On Thursday 20 October 2016 the Liberal Government again introduced legislation to cut government funded pay parental leave. The Government’s previous attempts to cut the pay of parents after the birth of their child have been rejected by the Senate, however, they are now trying again.

How does the current Paid Parental Leave system work?

Eligible new parents are paid government funded leave for 18 weeks’ at the National Minimum Wage (currently $672.70 a week) – this is paid in addition to paid parental leave that they are entitled to from their employer.

How would Paid Parental Leave work under the Liberal Government proposal?

The Liberal’s latest proposal would change parental leave arrangements so that:

  • Parents receiving employer provided parental leave of 18 weeks or more will no longer be able to receive any government funded paid parental leave.
  • Parents who receive less than 18 weeks’ of employer provided paid parental leave will only receive government funded paid parental leave (at the National Minimum Wage) for the remaining weeks up to a maximum of 18 weeks.

Here are some examples:


Olivia is a Disability Support Worker who earns $40,000 a year, and is entitled to 6 weeks’ paid parental leave from her employer.

Currently, if Olivia becomes a parent and is the primary carer of the new baby, she will be paid 6 weeks’ paid parental leave from her employer, plus the full government funded paid parental leave of an additional 18 weeks’ pay at the National Minimum Wage.

Under today’s Liberal Government proposal, Olivia would be entitled to 6 weeks’ of paid parental leave from her employer, and then only an additional 12 weeks’ pay (at the National Minimum Wage) from the government for a total of 18 weeks’ of pay (at a mixture of her ordinary wages and the National Minimum Wage).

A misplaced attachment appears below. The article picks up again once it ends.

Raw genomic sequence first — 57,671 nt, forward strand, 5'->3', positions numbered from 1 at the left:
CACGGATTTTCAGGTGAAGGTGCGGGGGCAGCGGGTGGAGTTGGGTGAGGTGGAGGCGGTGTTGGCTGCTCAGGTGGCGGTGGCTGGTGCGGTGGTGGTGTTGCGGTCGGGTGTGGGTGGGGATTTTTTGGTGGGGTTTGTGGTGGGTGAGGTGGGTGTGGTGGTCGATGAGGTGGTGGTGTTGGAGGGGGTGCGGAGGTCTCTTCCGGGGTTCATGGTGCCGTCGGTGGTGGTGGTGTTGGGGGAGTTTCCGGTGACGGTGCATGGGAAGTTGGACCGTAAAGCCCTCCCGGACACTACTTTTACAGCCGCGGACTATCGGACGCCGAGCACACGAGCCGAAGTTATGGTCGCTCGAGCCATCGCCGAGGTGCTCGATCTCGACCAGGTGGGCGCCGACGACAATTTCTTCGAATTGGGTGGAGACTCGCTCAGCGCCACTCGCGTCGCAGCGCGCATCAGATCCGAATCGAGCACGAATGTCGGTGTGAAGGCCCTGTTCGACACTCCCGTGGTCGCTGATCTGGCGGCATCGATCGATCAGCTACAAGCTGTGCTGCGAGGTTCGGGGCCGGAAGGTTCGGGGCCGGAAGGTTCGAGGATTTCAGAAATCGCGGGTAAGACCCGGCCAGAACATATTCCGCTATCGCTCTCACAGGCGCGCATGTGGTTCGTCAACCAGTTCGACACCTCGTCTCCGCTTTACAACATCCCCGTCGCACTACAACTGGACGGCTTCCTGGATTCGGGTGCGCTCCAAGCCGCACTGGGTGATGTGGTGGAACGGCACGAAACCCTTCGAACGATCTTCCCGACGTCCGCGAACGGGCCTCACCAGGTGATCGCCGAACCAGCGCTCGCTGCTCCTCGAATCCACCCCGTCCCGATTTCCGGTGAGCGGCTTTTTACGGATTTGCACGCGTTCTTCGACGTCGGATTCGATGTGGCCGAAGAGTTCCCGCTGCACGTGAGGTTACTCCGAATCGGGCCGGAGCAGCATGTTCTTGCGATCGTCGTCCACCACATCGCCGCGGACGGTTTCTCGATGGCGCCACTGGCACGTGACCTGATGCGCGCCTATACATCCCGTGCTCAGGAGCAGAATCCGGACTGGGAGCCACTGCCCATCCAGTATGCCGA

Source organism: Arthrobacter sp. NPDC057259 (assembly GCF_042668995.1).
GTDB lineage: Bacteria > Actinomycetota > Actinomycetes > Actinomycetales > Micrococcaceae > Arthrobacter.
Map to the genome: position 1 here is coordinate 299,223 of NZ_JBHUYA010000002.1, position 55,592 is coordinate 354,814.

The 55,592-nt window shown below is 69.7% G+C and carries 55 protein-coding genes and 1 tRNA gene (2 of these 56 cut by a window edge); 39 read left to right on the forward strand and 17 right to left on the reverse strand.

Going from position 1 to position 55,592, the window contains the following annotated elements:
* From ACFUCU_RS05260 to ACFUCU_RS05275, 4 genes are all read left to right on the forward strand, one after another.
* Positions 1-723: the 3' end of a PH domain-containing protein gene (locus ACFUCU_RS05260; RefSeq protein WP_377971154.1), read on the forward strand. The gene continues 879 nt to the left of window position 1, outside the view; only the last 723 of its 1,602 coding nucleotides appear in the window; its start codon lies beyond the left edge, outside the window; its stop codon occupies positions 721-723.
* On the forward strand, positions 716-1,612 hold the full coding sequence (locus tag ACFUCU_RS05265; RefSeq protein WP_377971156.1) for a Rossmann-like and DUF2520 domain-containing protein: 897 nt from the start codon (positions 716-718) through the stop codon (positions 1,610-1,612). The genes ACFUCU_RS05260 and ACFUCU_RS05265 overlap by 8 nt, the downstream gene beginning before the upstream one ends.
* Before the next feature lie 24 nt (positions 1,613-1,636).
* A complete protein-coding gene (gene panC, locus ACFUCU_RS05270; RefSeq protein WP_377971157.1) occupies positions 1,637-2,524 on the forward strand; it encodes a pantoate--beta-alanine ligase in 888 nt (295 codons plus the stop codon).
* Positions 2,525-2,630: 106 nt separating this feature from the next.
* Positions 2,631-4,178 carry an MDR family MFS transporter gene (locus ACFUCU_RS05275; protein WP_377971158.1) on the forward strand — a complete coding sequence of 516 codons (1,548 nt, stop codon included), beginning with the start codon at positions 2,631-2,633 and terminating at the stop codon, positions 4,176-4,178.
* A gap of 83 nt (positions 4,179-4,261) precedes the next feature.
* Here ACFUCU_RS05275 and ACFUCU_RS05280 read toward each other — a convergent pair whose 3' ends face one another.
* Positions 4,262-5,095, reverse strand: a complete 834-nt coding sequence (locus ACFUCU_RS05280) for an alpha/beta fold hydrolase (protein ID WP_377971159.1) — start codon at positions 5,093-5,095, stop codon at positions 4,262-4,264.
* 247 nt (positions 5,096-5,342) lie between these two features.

Olivia's case

Olivia and her family will be $4,037 worse off under the Liberal’s new proposal.


Susie works at Check-In for Qantas and has a base rate of pay of $50,955 a year. She is entitled to 14 weeks’ paid parental leave at her base rate under the new Qantas Enterprise Agreement.

Currently, if Susie had a baby and was the primary carer, she would be paid 14 weeks’ by Qantas, and an additional 18 weeks’ pay at the National Minimum Wage by the Federal Government.

Under the Liberal’s new proposal, Susie would only be entitled to 4 weeks’ pay at the National Minimum Wage from the Federal Government, on top of the 14 weeks’ pay at her ordinary wages from Qantas.

Susie's case

Susie and her family will be $9,417 worse off under the Liberal’s new proposal.

Why do USU/ASU members oppose these changes?

Everyone knows the importance of caring time with an infant, the bonding that occurs along with the development of physical, psychological and intellectual health and well-being. The current scheme was designed to include financial contributions from government and employers and aims to meet the World Health Organisation (WHO) recommendation for at least six months paid leave for new parents to promote child and maternal health, build strong families and help mothers stay in the workforce. These cuts will mean many new parents will face hard choices, that could see them spend less time with their babies during those critical early months.

The Federal Government’s cuts will hurt all parents who have balanced their wage rises and other entitlements against achieving better paid parental leave in their enterprise agreements. Under the Liberal’s proposal their employer contributions will now be deducted instead of added to the Government’s contribution.

This is nothing more than a pay cut for new parents. It will leave tens of thousands of families worse off. Unions spent 30 years campaigning for a national paid parental leave scheme – we must not allow our current scheme to be dismantled by this Liberal Government.

It’s time to fight back – we deserve better.

Written by Linda White, ASU Assistant National Secretary